2.2. Total Flora Counts
Juice was serially diluted and plated in total count agar for total flora counts according to national standard GB 4789.2-2016 . The plates were incubated at 37°C for 48 h and counted manually.
2.3. Determination of Color and Soluble Solid Content
Color , , and values of the sample were measured in a reflectance mode for 6 times at 23°C (Chromameter CR-300, Minolta, Japan). The total color difference () was calculated by where is the total color difference between a sample and the control; and are the lightness of a sample and the control, respectively; and are the redness of a sample and the control, respectively; and are the yellowness of a sample and the control, respectively.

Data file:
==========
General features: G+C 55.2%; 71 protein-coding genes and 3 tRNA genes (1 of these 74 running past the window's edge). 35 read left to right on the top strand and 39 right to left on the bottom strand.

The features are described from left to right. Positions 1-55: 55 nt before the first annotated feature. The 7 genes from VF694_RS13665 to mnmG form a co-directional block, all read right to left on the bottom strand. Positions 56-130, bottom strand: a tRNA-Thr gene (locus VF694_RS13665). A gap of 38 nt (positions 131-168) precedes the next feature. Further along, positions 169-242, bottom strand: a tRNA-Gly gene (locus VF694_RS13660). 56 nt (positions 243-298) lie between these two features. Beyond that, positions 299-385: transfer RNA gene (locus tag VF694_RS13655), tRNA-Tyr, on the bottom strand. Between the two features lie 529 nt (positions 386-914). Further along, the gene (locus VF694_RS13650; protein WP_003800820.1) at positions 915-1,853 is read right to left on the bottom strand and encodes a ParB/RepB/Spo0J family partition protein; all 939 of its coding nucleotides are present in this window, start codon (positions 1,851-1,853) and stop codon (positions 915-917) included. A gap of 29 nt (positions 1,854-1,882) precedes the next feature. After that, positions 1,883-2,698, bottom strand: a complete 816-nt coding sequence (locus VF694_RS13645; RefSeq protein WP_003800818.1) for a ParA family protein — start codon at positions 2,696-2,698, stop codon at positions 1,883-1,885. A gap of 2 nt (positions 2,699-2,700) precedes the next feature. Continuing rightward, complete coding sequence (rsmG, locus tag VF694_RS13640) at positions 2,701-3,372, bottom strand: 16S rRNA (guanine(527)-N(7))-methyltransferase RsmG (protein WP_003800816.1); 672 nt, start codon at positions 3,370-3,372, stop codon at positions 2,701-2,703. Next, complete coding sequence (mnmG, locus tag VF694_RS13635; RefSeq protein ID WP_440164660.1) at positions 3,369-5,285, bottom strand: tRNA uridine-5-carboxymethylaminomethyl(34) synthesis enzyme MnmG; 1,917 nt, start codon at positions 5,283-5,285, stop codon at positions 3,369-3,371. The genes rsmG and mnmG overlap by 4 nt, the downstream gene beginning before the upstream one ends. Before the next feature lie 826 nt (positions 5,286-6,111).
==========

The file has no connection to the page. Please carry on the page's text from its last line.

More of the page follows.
SSC was measured via a pocket refractometer (Pal-α, ATAGO, Japan) with distilled water as a blank.
2.4. Electronic Nose Analysis
Aroma of the sample was compared via an electronic nose PEN3 (Airsense Analytics GmbH, Schwerin, Germany). The electronic nose was turned on for 30 min and was cleaned by flushing the testing system with filtered air at a flow rate of 400 mL/min for 180 s. The electronic sensor was immediately inserted into the testing tube after the sample of 2 mL was put into the tube at 25°C for 30 min. The responses of the sensor were collected for 60 s with an interval of 1 s. During the data collection, the chamber flow was 400 mL/min with filtered air. The resulting data were further analyzed by principal component analysis (PEN3 & WinMuster, Version 1.6.2, Airsense Analytics GmbH, Schwerin, Germany).
2.5. Headspace Purge and Trap